Since our inception, Future of Music Coalition has worked to ensure that artists and fans can use emerging technologies to create, distribute and discover new music.
We also believe in creating opportunities for musicians to reach potential audiences, regardless of their geographic locale. Expanded broadband service is critical to artists and fans alike, and that’s why we support new technologies that will help get more mileage out of the existing spectrum.
FMC endorses policies that allow for the smart use of spectrum, including the creation of more non-commercial Low-Power FM radio stations in between existing full power commercial stations.
But efficient spectrum usage doesn’t stop there. There’s been a lot of talk lately about “white spaces” — unoccupied TV frequencies that can be used by new, “smart” technologies for a slew of purposes, including getting broadband to hard-to-service areas. The way we see it, this would ultimately help artists connect with more people, and build digital bridges to more communities.
As with any new technology, however, there are concerns about implementation. Some performing arts groups are worried that unlicensed white space devices (WSDs) would cause interference with their own wireless microphones. We believe that these concerns can be resolved, provided there’s constructive dialog between the white space advocates and the performing arts community. Over the last year, FMC has been working hard to foster such discussions.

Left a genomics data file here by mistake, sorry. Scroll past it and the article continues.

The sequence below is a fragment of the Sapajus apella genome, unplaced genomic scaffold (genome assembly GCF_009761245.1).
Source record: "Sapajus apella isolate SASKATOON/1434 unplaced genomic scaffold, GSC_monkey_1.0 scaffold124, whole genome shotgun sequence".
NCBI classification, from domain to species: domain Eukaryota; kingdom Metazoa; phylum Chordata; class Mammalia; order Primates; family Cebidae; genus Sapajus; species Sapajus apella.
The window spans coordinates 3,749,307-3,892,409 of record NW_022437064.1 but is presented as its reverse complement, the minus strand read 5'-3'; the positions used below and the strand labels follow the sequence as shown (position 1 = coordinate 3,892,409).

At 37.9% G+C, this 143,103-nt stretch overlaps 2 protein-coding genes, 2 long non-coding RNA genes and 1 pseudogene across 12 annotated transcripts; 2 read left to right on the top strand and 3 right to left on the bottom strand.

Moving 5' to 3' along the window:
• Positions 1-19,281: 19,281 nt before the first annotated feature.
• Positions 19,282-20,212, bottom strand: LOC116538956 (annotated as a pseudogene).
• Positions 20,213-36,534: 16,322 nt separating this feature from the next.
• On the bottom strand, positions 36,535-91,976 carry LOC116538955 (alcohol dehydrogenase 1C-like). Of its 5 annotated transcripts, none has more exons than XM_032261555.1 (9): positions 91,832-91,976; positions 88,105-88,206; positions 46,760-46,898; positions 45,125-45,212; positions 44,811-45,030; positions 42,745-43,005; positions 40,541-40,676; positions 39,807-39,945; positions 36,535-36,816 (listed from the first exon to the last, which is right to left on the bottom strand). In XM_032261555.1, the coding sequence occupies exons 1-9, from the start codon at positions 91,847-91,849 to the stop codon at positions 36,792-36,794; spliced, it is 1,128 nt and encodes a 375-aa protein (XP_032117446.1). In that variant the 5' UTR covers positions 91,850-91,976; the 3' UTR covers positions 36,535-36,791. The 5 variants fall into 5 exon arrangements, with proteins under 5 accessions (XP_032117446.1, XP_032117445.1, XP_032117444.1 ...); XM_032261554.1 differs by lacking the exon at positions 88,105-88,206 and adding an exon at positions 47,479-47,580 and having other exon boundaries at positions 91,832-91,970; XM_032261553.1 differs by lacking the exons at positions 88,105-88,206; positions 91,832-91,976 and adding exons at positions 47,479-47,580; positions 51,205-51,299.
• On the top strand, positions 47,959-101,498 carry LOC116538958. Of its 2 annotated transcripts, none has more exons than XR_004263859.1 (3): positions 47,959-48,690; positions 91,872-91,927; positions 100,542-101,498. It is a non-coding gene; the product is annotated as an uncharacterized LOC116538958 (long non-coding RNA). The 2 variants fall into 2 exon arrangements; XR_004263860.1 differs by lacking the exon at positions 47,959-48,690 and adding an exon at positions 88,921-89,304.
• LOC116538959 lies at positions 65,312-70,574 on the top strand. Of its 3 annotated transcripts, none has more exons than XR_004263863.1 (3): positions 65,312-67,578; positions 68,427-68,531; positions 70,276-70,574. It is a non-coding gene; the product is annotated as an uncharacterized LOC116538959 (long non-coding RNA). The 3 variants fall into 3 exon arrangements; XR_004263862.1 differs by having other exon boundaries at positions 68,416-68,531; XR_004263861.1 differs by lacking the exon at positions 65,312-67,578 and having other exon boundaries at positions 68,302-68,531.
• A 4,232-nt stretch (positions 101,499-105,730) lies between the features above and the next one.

Today, the FCC voted to approve rules authorizing the use of white spaces for new devices, which will set the stage for further testing. This is a very significant vote (even in the midst of a major election), so we put together a statement that articulates our position on white spaces. You can read it here.
For more information about white spaces, check out these links:
"FCC report: White space devices work as 'proof of concept'" — Ars Technica
"FCC looks to back White Spaces" — Ars Technica
"Airwaves Battle Pits Dolly Parton Against Google" — New York Times